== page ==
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"Scale Matters in Art History" : panel at the Fourth European Congress on World and Global History

Scale Matters in a global Art History / Questions d’échelles en histoire de l’art

Panel of the Fourth European Congress on World and Global History - “Encounters, Circulations and Conflicts”.

Paris, Ecole normale supérieure, September 4th 2014, 02:30-5:00 PM
45 rue d’Ulm, Paris, Salle des Résistants (1st Floor)


* 02:30-02:40

Michela Passini (ENS/IHMC, Paris) and Béatrice Joyeux-Prunel (ENS/IHMC, Paris)

- Introduction


* 02:40-03:10

Javier Ibáñez Fernández (University of Zaragoza) and Jean-Marie Guillouët (Université de Nantes)

- Transfers and Exchanges in Gothic Europe. New Perspectives, new Problems


* 03:10-03:30

Bénédicte Savoy (Technische Universität Berlin)

- Museums and Collections : Transnational Circulations and Micro Scale



* 03:30-03:50

Anne Helmreich (Getty Foundation & Case Western Reserve University)

- Re-visioning the London Art Market at the Intersection of the Local and the Global, the Micro and the Macro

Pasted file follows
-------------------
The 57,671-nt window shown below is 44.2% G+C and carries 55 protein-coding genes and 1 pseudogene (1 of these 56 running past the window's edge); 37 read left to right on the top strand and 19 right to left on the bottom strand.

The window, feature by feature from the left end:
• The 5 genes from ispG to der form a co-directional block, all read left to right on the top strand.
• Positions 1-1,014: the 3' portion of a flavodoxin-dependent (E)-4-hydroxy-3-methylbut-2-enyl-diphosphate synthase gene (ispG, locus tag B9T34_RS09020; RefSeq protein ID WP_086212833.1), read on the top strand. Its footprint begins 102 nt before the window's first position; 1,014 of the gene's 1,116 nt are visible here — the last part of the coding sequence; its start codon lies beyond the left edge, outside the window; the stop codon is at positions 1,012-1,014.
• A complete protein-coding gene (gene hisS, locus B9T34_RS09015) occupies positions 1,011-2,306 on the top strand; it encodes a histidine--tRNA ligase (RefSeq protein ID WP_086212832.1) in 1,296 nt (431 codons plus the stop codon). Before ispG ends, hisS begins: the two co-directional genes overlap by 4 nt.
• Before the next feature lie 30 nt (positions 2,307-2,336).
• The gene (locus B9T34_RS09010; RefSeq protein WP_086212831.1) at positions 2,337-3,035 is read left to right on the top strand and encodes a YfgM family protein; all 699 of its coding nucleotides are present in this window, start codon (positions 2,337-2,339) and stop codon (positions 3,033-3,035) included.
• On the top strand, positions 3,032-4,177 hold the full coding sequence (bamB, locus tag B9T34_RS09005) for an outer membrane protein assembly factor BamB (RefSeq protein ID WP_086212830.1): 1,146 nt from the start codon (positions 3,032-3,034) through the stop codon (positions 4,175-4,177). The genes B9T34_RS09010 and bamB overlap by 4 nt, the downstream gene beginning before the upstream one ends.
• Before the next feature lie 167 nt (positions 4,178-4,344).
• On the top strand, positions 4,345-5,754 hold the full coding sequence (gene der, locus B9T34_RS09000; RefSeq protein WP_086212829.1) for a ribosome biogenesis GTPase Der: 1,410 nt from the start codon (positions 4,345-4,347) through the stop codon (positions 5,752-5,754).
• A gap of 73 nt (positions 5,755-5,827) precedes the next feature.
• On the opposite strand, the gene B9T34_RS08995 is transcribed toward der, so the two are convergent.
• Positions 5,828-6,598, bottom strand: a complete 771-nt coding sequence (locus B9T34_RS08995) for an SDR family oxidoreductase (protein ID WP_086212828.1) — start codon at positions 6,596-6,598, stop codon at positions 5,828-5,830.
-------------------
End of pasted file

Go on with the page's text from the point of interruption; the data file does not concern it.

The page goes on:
* 03:50-04:10

Matthew Rampley (University of Birmingham)

- Art Historiography between the National and the Transnational


* 04:10-04:30

Mélanie Traversier (Université de Lille 3)

- History of Music. Transnational Circulations in a urban Focus



* 04:30-5:00

Charlotte Guichard (CNRS, Paris), Jean-Marie Guillouët (Université de Nantes), Olivier Marcel (The Artlas Project, IHMC/ENS), Eleonora Vratskidou (Princeton University)

- Discussion


Participants :

Anne Helmreich (Getty Foundation & Case Western Reserve University)

Mélanie Traversier (Université de Lille 3)

Matthew Rampley (University of Birmingham)

Bénédicte Savoy (Technische Universität Berlin)

Javier Ibáñez Fernández (University of Zaragoza)

Manuel Charpy (CNRS, Paris)

Olivier Marcel (The Artlas Project, ENS/IHMC)

Eleonora Vratskidou (Princeton University)

Charlotte Guichard (CNRS, Paris)

Jean-Marie Guillouët (Université de Nantes)

Jean-Baptiste Minnaert (Université de Tours)
 

Anne Helmreich : Re-visioning the London art market at the intersection of the local and the global, the micro and the macro